The theory has often been called a bridge between behaviorist and cognitive learning theories because it encompasses attention, memory, and motivation. (Bandura, A. (1977). Social Learning Theory. New York: General Learning Press.) The conflict occurred in my experience because I had never been robbed before by any of my peers. Peers that I thought as a ten year old were privileged to the same things that were afforded to me and my family. I had no alternate behavioral model to base my feelings, perceptions or behaviors on. I didn’t understand adolescent regression or cognitive organization. So, I only knew that I was extremely angry and sad. I felt like my skin had been removed from my body, by a bully. And I wanted revenge. I got punished too even though it was not my fault they decided to steal from me.
Over the past decade, a growing body of research has explored the applicability of his theory in understanding aggressive behavior among children and youth, with consistent demonstration of links between aggression and one’s tendency to morally disengage, justifying or rationalizing such behavior through a number of different cognitive mechanisms.
Whatever the fear once parents decide to make their child a “latchkey kid” the results of being given this responsibility are all a matter of social experimentation. For the most part, a lot of American parents agree that their first parental experience is not as successful as the second or third. A lot of the mistakes that they made with their oldest children are not made again with the next children. Moreover, when children who were once “latchkey kids” comment that they have never forgiven their parents for those mistakes a lot of empty space continues to exist. Space where there should be explanations, apologies and determination.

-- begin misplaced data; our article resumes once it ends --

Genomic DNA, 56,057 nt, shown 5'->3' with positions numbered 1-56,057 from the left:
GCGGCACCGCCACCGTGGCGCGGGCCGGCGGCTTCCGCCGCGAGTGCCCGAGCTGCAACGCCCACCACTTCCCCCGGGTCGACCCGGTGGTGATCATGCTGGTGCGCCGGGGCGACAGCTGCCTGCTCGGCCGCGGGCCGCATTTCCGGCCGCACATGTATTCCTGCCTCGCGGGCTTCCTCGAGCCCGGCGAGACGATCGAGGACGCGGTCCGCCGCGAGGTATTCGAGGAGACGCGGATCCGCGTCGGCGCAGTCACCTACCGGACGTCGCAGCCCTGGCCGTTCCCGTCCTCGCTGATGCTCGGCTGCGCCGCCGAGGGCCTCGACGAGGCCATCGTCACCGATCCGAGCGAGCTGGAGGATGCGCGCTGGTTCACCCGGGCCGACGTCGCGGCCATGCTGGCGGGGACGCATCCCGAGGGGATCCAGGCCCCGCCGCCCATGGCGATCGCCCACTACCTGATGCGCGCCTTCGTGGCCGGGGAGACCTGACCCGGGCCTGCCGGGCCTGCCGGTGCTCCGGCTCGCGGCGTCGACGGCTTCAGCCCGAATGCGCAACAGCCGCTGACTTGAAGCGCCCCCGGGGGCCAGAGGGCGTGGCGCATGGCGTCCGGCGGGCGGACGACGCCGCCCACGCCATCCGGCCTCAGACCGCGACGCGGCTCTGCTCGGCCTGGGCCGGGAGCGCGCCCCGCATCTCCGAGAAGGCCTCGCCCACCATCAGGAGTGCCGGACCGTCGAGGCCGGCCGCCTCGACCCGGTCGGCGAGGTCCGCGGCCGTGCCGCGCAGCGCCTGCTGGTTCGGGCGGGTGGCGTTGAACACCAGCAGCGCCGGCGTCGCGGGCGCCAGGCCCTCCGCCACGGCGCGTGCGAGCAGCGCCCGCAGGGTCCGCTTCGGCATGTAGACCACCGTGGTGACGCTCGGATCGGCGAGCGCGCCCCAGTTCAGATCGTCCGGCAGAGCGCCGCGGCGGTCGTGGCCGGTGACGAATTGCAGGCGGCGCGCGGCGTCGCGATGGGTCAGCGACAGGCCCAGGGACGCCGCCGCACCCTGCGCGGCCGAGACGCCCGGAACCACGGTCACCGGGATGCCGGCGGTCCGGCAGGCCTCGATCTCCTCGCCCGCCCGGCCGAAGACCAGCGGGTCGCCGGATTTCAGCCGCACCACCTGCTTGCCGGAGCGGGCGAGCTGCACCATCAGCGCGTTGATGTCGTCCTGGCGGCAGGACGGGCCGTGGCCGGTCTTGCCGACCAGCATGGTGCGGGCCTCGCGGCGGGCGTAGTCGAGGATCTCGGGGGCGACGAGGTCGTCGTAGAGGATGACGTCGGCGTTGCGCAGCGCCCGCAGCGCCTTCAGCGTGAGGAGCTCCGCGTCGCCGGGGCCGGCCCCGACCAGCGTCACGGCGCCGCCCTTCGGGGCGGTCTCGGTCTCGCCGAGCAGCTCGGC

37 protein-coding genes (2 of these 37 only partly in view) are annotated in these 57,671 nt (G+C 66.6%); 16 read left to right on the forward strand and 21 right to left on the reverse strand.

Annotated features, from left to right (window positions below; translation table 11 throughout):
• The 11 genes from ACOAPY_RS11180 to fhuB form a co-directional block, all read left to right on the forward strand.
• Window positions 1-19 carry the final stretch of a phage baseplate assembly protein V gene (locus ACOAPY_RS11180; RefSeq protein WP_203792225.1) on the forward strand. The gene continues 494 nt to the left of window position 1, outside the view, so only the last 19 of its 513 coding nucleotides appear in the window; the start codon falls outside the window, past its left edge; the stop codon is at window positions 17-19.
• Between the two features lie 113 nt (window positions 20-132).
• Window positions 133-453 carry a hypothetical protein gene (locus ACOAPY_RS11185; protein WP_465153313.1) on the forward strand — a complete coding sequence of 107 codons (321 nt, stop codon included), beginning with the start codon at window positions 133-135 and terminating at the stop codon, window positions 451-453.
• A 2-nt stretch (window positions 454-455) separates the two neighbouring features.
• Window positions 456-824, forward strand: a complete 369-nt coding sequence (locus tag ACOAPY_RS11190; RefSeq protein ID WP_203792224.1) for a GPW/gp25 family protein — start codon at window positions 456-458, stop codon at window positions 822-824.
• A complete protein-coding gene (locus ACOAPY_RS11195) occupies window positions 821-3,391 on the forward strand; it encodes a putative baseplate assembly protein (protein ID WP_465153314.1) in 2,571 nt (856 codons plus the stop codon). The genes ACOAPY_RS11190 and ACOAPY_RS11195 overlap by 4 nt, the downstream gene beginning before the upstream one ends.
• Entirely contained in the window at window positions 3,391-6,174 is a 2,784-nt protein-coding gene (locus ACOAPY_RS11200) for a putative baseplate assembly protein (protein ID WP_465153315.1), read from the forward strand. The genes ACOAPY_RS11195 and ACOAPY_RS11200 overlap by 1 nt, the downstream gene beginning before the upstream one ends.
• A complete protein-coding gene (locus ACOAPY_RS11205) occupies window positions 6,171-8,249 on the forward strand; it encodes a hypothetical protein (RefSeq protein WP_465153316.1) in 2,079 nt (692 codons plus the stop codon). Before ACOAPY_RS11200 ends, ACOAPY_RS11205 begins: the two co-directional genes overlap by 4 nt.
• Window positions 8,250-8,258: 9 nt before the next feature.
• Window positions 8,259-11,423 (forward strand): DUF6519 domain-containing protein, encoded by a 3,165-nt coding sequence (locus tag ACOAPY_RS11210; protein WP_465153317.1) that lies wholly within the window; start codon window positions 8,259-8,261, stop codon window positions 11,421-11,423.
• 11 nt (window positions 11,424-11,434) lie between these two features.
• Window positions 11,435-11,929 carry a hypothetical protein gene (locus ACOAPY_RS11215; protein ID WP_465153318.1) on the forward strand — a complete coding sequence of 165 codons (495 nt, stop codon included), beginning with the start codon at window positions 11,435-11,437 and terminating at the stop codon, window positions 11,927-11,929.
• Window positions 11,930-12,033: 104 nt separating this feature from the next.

Here are some quick tips to help keep your “latchkey kid safe.”
•Teach children how to use the phone and lock the doors; list police, fire department and other important phone numbers.
•Walk through the routine with the child; some have been given keys to the house and then can’t reach the lock.
•Don’t let the child display a key in public—it’s a sure sign he spends time alone.
•Instruct children to tell callers that the parent is “busy,” rather than to indicate that they are home alone.
•Structure activities, such as an art project, a “treasure hunt” or other at-home games.
•Arrange for the child to spend some afternoons with friends to break the monotony of being alone five days a week.
•Consult with police and fire officials to burglarproof and fireproof your home as much as possible.
•Get a pet, which may help comfort the child.
•Teach children that independence and resourcefulness are virtues, but don’t overload the circuits. Don’t leave them alone too young or too long or give them too many responsibilities. Let them voice fears.
Terence Morris(@pacetulsa) is the author and founder of PACE TULSA a global think-tank focusing on intersecting awareness of educational opportunities within pedestrian crosswalks and public transportation policy in the United States.
COPYRIGHT© 2019| PACE TULSA AGS FOUNDATION. “Pedestrian Awareness Crosswalk Education is an online think-tank intersecting awareness of public transportation policy in the United States.”